I’m Business columnist David Lazarus, with a look today at online sales, particularly those of a certain sneaker maker.
Nike announced last week that it will pull its products — from shoes to jerseys — from Amazon’s site because it wants to create its own direct ties to online shoppers.
“As part of Nike’s focus on elevating consumer experiences through more direct, personal relationships, we have made the decision to complete our current pilot with Amazon Retail,” the company said in a statement.
“We will continue to invest in strong, distinctive partnerships for Nike with other retailers and platforms to seamlessly serve our consumers globally.”
This raises an interesting question, especially for larger, well-funded brands: Do they follow Nike’s lead and also part ways with the House that Bezos Built?
Internet entrepreneur Tim Armstrong, formerly AOL’s chief executive, told CNBC that Nike pulling up stakes is the “tip of the iceberg” of companies deciding to exit Amazon’s cybermall.
“The direct-to-consumer movement will be the replacement for the retail issues and commerce issues that are going on because of the platforms,” he said. “If they have the option to go direct, they are going to go direct.”
I suspect Armstrong is exaggerating. To be sure, many big retailers are concerned about the proliferation of counterfeit goods on Amazon, and they’ve been saying for years that Team Bezos doesn’t do enough to police its digital store shelves.
But let’s be honest — Amazon accounts for nearly half of all online sales in this country, and for good reason. It provides arguably the best e-commerce experience available. And if you’re a Prime member, you’re probably going to make the most of your annual subscription by giving Amazon as much of your business as possible.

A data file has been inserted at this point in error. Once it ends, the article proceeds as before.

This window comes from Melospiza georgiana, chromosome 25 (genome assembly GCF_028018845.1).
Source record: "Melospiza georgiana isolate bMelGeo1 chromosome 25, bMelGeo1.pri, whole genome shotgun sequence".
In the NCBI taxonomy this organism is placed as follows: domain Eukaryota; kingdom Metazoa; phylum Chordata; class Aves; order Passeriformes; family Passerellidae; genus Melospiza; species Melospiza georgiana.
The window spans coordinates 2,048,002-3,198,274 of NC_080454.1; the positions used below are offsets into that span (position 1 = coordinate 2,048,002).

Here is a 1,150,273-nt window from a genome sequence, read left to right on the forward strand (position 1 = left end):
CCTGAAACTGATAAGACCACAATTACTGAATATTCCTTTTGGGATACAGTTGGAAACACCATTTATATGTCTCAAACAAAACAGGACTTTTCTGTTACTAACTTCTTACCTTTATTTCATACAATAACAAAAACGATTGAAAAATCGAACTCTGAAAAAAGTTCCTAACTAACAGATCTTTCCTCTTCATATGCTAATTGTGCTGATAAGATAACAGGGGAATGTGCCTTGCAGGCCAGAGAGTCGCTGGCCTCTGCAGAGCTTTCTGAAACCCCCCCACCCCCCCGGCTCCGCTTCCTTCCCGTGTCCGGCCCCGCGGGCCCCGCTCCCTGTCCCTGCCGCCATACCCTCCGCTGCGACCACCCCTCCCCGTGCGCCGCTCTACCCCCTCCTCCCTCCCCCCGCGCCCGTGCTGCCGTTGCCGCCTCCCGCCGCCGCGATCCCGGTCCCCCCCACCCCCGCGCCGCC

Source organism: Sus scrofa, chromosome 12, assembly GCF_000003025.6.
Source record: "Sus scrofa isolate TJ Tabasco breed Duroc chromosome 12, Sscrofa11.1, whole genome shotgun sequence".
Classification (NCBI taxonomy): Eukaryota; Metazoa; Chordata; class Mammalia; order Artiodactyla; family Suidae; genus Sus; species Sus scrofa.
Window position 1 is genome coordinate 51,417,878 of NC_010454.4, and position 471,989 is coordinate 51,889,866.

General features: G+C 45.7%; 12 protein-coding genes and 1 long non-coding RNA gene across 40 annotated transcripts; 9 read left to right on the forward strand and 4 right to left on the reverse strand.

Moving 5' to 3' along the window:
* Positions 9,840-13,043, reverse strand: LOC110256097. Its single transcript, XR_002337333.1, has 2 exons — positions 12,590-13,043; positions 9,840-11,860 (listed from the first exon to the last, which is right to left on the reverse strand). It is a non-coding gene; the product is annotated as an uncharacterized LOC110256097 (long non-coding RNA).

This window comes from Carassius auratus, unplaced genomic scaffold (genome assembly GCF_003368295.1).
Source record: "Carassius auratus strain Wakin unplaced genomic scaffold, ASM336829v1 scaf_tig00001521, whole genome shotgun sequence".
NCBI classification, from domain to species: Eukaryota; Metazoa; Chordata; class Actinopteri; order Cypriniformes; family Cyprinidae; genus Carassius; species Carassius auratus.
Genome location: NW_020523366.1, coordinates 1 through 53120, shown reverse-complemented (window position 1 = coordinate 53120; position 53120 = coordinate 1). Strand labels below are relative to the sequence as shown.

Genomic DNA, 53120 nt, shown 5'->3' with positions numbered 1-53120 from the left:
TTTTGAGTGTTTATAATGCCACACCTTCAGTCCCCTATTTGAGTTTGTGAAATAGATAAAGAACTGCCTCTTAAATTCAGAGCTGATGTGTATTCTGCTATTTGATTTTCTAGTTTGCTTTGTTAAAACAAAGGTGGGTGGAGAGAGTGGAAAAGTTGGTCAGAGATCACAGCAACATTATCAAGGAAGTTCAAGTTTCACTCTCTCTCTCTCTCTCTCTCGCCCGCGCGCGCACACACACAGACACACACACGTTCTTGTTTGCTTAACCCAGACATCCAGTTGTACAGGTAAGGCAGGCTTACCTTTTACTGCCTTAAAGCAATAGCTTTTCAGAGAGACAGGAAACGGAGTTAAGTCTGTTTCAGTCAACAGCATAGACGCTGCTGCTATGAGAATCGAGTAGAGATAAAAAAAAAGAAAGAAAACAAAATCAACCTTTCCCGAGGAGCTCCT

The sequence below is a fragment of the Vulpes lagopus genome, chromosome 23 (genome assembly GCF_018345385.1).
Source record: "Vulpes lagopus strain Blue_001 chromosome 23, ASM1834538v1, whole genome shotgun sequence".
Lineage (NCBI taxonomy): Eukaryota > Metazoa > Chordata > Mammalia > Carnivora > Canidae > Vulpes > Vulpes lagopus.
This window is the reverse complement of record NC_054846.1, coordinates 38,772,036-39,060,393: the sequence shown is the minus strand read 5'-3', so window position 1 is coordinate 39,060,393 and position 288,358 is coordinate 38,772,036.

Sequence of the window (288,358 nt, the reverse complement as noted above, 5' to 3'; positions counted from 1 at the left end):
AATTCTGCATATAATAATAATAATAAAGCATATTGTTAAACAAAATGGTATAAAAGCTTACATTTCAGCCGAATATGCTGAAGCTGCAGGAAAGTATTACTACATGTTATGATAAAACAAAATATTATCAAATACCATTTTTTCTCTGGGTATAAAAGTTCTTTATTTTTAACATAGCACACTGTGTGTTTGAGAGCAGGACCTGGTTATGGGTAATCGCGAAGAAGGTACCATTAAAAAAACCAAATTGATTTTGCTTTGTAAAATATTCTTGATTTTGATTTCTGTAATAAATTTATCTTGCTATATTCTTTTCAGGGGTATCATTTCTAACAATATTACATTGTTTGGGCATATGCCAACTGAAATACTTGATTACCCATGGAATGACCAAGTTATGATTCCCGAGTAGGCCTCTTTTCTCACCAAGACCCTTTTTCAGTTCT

So any brand that consciously uncouples from Amazon (as Gwyneth Paltrow might put it) is taking a big chance. Sure, it’s better to have a direct rapport with customers. But if those customers aren’t coming to your digital store, you’re just abandoning potential sales.
Besides, breaking up with Amazon is hard to do. Nike said it will continue using Amazon’s cloud-computing services for its apps and Nike.com transactions.
In related news, retail sales were higher than expected last month, rising a seasonally adjusted 0.3% from a month earlier, according to the Commerce Department. This is important because consumer spending accounts for about two-thirds of total U.S. economic activity.
It also suggests this holiday season will be a merry one for stores.
Now then, here are some recent stories that caught my eye:
Second life: You want a vintage hot rod. But you also want to be environmentally conscious. So why not rip the drivetrain out of a Tesla or a Nissan Leaf and put it inside that classic car of your dreams?
Record report: The unemployment rate in California is at its lowest level in more than four decades thanks in part to growth in the education and health services sectors. At 3.9%, it’s as low as it has been since 1976, when the state adopted the current statistical methodology.
A real problem: Starting Oct. 1, 2020, you won’t be able to board a flight with just a driver’s license. But even though airlines are starting to book flights after that date, they aren’t doing much to warn passengers that they’ll need what’s known as a Real ID (or a passport or military ID).
WHAT WE’RE READING:
Fighting fakes?: Speaking of the problem of counterfeiting on Amazon, the Washington Post takes a close look at the issue, and concludes that the e-commerce giant prioritized the scale of its inventory over the authenticity of its products.
How esports works: The New York Times examines the multi-faceted esports organization that is Faze Clan, offering a glimpse inside an operation that focuses as much on gaming as it does on entertainment.
Until next time, see you in the Business section.